Opinion: Hot issue - Does list-swapping lead to direct mail overkill?

The RNLI refuses to exchange lists of supporters with other charities because it believes donors could be receiving so much direct mail from charities that they are becoming more reluctant to respond to appeals.


List swaps can and do work in many sectors, particularly for charity fundraising. Common sense should, however, dictate how many organisations should be allowed access to a database. If you let the world and his wife have access to your data with no limits, the database could suffer from fatigue, so the frequency of mailings received by any one person on a list needs to be tightly controlled.

Successful list-swapping relies on moderation - don't saturate your list, pick and choose your 'swap partners' carefully and restrict usage. Too little systematic attention is paid to ensuring there is a true affinity between your donors.

No charity should expect to rely solely on swapped data. Instead, there should be a good mix of external data sources, and you should mix your swap data with more premium rented data.

Finally, data-analysis techniques must be used to track the individuals on your database who have been swapped with other organisations. You can track what happens to them over time and look for any correlation between the use of their information by other companies and the amount they are donating to you. If donation rates have fallen, then list-swapping could be leaching support away from your cause.


The RNLI makes a point of not sharing supporter data with other organisations, despite the fact that we are aware that other charities find list-swapping effective. We do this because our supporters tell us that one reason they like supporting us is that we do not cause them to be bombarded with direct mail.

We believe that doing what our supporters want will ensure they support us more generously and for longer. Research has shown that direct mail is not popular, so we reckon that minimising its use is good for our relationship with our supporters - and, without wishing to sound sanctimonious, it's probably good for the sector as a whole.

I suppose we could take the view that if everyone else is benefiting from list-swapping, we might as well join in. We could also claim that by eschewing a technique that can be cost-effective, we are not maximising our investment in fundraising.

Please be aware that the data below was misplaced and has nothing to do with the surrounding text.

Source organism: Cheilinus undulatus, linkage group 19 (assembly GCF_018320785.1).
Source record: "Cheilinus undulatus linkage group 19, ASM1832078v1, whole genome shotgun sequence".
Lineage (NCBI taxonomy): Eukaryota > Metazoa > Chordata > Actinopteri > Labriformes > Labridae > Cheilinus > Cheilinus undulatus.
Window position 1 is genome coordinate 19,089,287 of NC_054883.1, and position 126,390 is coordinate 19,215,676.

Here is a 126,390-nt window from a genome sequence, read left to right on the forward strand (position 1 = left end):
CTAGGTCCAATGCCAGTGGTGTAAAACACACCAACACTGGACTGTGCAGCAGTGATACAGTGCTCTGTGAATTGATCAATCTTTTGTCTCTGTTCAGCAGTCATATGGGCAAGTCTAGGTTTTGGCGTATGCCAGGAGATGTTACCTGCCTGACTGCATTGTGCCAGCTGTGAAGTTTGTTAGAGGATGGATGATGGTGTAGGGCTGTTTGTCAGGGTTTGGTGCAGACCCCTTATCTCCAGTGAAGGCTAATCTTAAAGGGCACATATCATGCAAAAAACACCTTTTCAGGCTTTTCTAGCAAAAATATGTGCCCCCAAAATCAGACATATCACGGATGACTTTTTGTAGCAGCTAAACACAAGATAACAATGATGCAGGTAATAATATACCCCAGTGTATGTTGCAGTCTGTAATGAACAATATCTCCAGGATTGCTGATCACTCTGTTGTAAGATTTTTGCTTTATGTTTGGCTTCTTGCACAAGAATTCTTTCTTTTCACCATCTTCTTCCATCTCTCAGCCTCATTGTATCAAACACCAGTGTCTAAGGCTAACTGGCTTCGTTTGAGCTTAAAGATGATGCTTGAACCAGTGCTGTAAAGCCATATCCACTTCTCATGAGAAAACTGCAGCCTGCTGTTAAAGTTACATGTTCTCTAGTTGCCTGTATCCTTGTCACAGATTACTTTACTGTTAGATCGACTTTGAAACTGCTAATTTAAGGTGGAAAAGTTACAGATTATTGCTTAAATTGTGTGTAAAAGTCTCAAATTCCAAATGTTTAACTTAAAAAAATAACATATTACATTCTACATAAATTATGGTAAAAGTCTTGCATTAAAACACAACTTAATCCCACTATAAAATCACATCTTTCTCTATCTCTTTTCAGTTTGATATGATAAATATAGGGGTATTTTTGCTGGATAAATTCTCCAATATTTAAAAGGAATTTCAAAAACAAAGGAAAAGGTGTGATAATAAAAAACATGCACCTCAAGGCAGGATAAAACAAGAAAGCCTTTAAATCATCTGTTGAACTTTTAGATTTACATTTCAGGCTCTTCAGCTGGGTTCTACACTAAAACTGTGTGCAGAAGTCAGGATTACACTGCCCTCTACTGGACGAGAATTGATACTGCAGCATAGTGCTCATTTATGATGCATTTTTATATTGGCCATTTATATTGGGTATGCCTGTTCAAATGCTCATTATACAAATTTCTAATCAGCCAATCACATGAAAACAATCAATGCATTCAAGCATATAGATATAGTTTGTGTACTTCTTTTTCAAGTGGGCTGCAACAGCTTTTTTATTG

I'm with our supporters on this: by supporting a particular charity, one is not signing up to have half a rainforest stuffed through one's letterbox.


Donors are to be treasured. Any charity that doesn't recognise that in this day and age is missing the point. Worse, they're putting their income and future stability at risk by treating their supporters as commodities to be traded on the open market.

Too many fundraisers continue to be driven by the pressure to make short-term gains at the expense of far more valuable long-term rewards. List-swapping simply doesn't pay. Imagine someone sends you £10. Perhaps your mailshot lands on the right day. It touches a nerve and, hey presto - they give. They place their trust in you. And what do you do? Betray that trust by giving their personal details to the highest bidder.

Next thing they know, they're fair game for everyone - cats' homes, children's hospices, save the trees, save the whale: you name it, they're getting it. Then, 20 years later, your legacy department gets a letter from the solicitor of that person whose name you swapped all those years ago. Very sorry, it says, Mrs X had put you in her will, but she decided to give it to the cats' home instead. Think I'm exaggerating? Don't bank on it.


Many charities are increasingly involved in swapping donor details. The Scottish SPCA has a very strict data-protection policy: we assure our donors that we will not pass their details on to any third parties.

Swapping lists can lead to resentment from donors because once they have given a donation they are likely to be bombarded with mailings from several other charities in quick succession. If donors receive large amounts of direct mail it can lead to donor apathy and communications will be binned, which is hugely detrimental to fundraising.

Direct mail is an important and necessary tool in the not-for-profit sector, but over-mailing individuals only adds to the general public's dislike of so-called junk mail. Donor privacy is a growing concern, and we want donors to be confident that their personal details will not be passed on. As a donor, I want to be safe in the knowledge that my personal details will remain private.

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